While NFL fans enjoy the exploits of dynamic Baltimore Ravens quarterback Lamar Jackson, the man who blazed a path for him and other Black quarterbacks has been largely forgotten. His name is Marlin Briscoe and he has been acknowledged by the Pro Football Hall of Fame as the first Black quarterback to start a professional football game.

Briscoe was born on September 10, 1945 in Oakland, Ca. He moved to Omaha, Nebraska, playing football at Omaha South High School before moving on to Omaha University, now the University of Nebraska at Omaha. The 5’10, 177 pound QB was nicknamed “The Magician” while starring as quarterback. But In 1966, Briscoe was drafted to the AFL in the 14th round as a cornerback by the Denver Broncos.

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 In 1968, what we know as the National Football league today was two different leagues – the American Football League and the National Football League. Denver was then an AFL team. Unwilling to give up his position, Briscoe asked to audition at quarterback. His tenacity helped him win a start at quarterback, which made him the first Black quarterback to start at the position in professional football. (Another pioneer, the aptly named Willie Thrower, was the first to appear as a quarterback in the NFL for the Chicago Bears in 1953, but was only active in 2 NFL games, ultimately playing four seasons in Canada.)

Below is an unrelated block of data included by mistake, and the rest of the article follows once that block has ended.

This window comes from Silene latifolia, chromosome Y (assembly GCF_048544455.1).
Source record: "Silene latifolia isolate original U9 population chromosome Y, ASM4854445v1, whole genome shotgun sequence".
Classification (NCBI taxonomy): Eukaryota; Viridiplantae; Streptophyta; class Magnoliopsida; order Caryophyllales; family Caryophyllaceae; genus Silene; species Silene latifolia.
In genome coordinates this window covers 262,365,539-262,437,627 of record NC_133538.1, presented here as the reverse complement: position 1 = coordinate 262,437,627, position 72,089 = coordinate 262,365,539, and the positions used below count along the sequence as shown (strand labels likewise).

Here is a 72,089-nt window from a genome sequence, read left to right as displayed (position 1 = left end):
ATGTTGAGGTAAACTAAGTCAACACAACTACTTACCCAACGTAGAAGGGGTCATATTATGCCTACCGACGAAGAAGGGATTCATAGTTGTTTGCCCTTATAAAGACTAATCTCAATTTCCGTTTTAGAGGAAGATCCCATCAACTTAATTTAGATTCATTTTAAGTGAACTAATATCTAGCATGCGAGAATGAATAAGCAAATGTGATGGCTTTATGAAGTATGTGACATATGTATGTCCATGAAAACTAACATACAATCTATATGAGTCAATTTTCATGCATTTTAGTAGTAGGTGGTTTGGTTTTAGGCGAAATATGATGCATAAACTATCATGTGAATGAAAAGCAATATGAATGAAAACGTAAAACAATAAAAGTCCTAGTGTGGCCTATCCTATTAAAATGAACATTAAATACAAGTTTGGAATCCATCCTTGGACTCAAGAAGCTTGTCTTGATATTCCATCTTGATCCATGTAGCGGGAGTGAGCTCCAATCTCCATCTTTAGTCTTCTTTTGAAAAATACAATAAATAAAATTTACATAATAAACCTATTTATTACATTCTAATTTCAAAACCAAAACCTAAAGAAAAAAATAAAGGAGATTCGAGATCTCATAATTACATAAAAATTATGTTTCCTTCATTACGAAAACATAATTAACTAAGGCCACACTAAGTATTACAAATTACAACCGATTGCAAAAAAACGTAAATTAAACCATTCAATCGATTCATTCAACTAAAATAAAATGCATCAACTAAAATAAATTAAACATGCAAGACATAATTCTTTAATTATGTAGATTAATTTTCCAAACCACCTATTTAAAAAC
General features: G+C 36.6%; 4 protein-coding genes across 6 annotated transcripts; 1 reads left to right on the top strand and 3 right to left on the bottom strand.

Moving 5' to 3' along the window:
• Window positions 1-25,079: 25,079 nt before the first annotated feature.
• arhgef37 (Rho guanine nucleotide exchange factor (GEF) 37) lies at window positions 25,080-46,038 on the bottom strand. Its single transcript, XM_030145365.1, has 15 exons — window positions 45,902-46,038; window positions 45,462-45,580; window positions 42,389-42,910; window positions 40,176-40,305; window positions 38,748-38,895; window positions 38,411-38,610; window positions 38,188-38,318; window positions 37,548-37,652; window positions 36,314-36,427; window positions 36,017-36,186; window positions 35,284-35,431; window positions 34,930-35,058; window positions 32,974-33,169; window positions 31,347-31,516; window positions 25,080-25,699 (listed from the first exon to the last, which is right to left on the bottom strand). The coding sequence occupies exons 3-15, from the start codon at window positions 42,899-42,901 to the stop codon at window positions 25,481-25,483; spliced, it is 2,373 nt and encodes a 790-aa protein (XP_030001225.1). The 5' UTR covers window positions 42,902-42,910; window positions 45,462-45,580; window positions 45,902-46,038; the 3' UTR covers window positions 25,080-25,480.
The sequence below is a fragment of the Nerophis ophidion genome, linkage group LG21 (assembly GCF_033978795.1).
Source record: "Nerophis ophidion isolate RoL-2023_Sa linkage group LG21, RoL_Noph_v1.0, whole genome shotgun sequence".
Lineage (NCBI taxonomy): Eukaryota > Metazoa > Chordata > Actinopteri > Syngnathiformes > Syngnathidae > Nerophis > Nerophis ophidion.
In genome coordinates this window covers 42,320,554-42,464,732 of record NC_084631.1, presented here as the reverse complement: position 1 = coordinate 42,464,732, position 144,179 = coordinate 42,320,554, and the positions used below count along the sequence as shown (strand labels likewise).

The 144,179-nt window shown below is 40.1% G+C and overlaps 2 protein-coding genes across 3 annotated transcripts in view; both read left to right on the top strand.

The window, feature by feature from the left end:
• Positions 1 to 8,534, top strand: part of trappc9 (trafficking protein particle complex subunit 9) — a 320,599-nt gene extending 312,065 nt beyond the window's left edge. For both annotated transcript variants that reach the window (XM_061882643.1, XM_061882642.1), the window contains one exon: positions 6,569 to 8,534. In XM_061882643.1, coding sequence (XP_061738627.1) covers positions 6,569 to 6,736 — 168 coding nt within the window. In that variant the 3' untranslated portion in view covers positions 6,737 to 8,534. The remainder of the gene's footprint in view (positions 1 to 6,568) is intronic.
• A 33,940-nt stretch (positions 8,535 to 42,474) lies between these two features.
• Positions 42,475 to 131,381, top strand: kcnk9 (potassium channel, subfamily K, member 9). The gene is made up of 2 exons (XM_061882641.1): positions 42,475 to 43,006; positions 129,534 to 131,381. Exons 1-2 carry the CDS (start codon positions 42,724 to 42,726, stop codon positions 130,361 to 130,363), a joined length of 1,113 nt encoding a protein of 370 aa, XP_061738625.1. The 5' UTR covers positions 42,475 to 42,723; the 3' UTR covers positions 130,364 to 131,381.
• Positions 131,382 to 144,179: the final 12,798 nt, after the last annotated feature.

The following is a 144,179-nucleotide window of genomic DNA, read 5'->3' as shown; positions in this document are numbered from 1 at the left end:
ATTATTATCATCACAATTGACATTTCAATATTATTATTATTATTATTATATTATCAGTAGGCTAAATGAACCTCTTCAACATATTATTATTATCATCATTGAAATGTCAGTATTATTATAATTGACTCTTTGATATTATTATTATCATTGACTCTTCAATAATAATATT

Briscoe’s first game was against the Boston Patriots on October 29, 1968. He started the next game against the Cincinnati Bengals and four more that season, throwing for 1,589 yards and 14 touchdowns. Like Jackson, Briscoe was a mobile quarterback who ran for 308 yards, scoring three touchdowns.

Despite his accomplishments, Briscoe would not return at quarterback for Denver and was released from the team at his request. But his football career didn’t end there. After a stint in the Canadian league, Briscoe returned to the NFL as a receiver, first for the Buffalo Bills. He ultimately won two Super Bowls with the Miami Dolphins, one of them in the 1972 championship season when the team went undefeated.

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Briscoe’s nine-year NFL career ended with the New England Patriots in 1976. He went on to a successful business career, overcame a cocaine addiction and is now retired and living in Long Beach, California. Warren Moon, the first Black quarterback to be inducted into the NFL’s Hall Of Fame; Doug Williams, the first to win a Super Bowl; Russell Wilson, the second to win a Super Bowl (and who is similar to Briscoe in size)  Jackson, who also refused to change his position coming out of college, and several others, all owe a debt of gratitude to Briscoe for being the very first to change the game.

PHOTO: National Football Foundation/ Fair Use

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